20 Songs, 1 Hour 18 Minutes

EDITORS’ NOTES

Stylish, dramatic, vulnerable, romantic, eccentric: Bryan Ferry’s style is hard to put into words even when it's neatly compacted in the 20 songs of More Than This. Ferry went through a period of tremendous maturation on the years outlined here—from 1972’s “Virginia Plain” to 1993’s “I Put a Spell on You”—but it seemed he was always working to express the same feeling. His passion was for the sort of ineffable excitement that makes you feel you could stay up every night, and also its corollary—a longing so sweet and consuming you feel you could fall over and drift away on a soft wind. Musically, he started with the interplanetary boogie of “Street Life” and evolved into the disco funk of “Love Is the Drug” before settling into the ethereal pop music of “More Than This” and “Avalon.” His reading of John Lennon’s “Jealous Guy” shows his ability to deliver an honest power ballad without schmaltz. He learned from the greats: Bob Dylan and R&B were his standbys. His reading of Screamin’ Jay Hawkins’ “I Put a Spell on You” drains the song of its anger and turns it into a work of total lovelorn intoxication.

EDITORS’ NOTES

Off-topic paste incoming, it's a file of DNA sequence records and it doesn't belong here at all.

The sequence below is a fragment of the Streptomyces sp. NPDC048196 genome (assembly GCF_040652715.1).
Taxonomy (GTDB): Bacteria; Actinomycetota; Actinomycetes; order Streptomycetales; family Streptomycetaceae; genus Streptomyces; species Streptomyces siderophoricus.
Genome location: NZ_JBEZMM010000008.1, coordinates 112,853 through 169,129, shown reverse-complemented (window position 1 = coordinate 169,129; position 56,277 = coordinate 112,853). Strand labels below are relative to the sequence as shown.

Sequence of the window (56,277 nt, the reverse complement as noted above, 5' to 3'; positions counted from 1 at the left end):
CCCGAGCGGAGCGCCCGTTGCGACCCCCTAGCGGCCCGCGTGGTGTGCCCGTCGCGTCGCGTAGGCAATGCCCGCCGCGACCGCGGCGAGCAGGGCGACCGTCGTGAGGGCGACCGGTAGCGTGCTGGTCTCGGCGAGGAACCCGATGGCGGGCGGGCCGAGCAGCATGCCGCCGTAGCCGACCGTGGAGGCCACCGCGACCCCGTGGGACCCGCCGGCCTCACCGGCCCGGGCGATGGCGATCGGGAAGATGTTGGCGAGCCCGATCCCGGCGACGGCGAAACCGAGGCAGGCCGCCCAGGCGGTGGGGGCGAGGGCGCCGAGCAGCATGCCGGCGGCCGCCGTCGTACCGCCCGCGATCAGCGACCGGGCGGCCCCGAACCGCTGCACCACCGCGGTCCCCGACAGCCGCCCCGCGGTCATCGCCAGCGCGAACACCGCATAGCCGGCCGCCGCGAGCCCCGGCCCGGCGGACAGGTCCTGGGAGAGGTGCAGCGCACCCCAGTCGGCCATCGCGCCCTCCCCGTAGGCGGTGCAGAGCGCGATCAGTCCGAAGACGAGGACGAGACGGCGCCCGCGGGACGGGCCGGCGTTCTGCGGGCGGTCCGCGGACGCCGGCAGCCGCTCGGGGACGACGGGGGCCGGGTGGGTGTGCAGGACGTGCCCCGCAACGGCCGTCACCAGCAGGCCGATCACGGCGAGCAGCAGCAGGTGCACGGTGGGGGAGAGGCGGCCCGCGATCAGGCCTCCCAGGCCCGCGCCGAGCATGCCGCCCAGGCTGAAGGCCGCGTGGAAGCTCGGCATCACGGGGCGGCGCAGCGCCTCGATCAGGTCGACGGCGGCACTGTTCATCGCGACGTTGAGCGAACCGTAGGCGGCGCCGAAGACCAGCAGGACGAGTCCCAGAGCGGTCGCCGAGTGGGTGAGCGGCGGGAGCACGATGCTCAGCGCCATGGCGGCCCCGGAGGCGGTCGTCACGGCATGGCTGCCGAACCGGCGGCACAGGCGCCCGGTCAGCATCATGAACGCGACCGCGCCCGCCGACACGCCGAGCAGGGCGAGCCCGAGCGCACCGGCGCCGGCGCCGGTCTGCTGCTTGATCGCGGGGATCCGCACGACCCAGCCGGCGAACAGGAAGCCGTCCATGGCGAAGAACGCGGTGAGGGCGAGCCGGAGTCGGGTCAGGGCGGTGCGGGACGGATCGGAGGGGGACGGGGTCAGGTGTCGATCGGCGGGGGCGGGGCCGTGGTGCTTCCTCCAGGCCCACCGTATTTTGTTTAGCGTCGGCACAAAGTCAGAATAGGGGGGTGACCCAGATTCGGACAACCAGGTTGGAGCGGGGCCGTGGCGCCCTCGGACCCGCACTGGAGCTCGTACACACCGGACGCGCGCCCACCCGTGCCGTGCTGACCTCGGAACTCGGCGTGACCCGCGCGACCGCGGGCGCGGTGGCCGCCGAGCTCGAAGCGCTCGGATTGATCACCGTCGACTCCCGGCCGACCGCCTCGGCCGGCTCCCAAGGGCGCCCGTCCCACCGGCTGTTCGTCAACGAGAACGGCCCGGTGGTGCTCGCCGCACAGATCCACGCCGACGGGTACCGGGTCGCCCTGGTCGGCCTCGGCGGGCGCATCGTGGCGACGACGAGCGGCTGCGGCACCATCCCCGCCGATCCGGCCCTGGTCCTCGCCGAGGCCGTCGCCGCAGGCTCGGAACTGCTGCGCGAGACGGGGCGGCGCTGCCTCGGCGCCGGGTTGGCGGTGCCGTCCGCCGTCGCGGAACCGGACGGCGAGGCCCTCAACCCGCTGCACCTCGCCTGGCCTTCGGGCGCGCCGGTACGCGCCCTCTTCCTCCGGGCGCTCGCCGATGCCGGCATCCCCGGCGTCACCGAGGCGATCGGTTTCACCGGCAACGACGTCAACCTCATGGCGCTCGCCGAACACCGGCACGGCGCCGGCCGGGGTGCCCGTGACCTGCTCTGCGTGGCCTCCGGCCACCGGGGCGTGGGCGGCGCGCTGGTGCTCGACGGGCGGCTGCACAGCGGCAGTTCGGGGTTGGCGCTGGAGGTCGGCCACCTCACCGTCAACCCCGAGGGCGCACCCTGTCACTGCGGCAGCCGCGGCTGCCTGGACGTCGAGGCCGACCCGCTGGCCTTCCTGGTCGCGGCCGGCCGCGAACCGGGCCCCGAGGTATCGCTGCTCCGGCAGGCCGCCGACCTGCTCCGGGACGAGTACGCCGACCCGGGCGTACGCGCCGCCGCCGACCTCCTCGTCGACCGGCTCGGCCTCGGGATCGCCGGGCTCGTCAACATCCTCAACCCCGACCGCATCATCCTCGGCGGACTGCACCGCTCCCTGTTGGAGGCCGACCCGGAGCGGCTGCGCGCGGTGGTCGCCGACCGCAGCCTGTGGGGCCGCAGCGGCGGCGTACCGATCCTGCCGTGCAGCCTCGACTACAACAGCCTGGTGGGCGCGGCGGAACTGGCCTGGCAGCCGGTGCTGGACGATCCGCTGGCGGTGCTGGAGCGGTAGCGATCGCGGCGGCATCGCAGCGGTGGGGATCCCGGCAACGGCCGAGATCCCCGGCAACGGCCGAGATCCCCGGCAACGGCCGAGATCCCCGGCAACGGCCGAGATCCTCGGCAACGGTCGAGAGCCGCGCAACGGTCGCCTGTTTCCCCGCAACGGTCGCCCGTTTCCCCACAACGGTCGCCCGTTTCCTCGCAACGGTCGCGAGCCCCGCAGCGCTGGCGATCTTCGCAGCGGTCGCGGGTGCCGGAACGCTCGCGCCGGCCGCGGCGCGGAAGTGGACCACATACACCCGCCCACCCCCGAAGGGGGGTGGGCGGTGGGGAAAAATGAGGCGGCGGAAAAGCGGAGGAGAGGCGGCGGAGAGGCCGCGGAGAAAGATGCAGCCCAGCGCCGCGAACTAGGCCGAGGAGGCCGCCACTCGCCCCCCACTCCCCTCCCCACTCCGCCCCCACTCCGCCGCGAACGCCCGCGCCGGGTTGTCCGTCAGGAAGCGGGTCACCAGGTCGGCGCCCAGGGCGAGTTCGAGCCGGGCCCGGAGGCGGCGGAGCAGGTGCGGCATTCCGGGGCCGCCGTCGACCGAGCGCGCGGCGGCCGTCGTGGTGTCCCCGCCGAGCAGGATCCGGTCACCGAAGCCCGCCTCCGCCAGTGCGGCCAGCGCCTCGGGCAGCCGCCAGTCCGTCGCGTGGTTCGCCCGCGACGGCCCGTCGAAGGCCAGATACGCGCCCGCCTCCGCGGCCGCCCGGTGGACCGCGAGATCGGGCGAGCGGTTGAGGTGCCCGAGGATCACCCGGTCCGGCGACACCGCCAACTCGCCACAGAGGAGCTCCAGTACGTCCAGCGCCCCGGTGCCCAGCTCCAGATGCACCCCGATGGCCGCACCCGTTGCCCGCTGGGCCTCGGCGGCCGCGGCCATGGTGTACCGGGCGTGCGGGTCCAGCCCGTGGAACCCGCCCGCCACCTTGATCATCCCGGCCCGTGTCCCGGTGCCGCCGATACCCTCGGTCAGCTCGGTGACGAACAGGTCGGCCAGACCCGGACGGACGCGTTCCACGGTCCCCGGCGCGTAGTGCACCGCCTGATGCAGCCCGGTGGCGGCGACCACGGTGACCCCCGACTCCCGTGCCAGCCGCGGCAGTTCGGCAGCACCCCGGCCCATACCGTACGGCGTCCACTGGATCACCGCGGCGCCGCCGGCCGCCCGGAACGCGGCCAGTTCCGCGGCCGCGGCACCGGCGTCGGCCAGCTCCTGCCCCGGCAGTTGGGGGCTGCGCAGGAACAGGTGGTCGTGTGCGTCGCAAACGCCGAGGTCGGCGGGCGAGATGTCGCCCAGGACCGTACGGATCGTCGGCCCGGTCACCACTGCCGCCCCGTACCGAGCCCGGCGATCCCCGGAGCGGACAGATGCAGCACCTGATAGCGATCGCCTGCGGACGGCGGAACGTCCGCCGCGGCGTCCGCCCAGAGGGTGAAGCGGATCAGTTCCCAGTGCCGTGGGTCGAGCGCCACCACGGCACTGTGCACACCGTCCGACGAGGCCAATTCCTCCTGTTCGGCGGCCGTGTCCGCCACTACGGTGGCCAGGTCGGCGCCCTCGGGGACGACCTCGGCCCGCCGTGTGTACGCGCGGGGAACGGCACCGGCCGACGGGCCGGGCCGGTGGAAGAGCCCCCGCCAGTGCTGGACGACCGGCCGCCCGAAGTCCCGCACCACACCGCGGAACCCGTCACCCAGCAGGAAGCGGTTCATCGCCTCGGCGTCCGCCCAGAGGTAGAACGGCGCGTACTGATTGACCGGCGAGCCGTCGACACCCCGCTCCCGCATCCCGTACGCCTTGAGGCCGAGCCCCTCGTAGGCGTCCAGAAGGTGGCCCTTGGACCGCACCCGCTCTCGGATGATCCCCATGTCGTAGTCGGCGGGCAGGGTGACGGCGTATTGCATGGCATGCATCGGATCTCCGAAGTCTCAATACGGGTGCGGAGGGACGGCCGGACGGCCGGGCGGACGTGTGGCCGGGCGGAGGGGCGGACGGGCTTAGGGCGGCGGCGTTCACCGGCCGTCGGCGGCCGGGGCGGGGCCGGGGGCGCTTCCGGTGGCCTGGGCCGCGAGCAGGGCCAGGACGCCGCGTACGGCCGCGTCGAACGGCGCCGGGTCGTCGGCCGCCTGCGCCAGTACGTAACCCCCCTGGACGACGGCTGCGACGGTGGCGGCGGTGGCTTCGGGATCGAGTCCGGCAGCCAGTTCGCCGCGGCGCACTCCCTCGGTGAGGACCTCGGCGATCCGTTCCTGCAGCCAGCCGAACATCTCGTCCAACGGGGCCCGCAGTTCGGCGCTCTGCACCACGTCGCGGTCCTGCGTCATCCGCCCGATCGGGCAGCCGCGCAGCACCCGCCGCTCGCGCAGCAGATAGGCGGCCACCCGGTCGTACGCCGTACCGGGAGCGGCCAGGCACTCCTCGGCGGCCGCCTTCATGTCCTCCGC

Stylish, dramatic, vulnerable, romantic, eccentric: Bryan Ferry’s style is hard to put into words even when it's neatly compacted in the 20 songs of More Than This. Ferry went through a period of tremendous maturation on the years outlined here—from 1972’s “Virginia Plain” to 1993’s “I Put a Spell on You”—but it seemed he was always working to express the same feeling. His passion was for the sort of ineffable excitement that makes you feel you could stay up every night, and also its corollary—a longing so sweet and consuming you feel you could fall over and drift away on a soft wind. Musically, he started with the interplanetary boogie of “Street Life” and evolved into the disco funk of “Love Is the Drug” before settling into the ethereal pop music of “More Than This” and “Avalon.” His reading of John Lennon’s “Jealous Guy” shows his ability to deliver an honest power ballad without schmaltz. He learned from the greats: Bob Dylan and R&B were his standbys. His reading of Screamin’ Jay Hawkins’ “I Put a Spell on You” drains the song of its anger and turns it into a work of total lovelorn intoxication.

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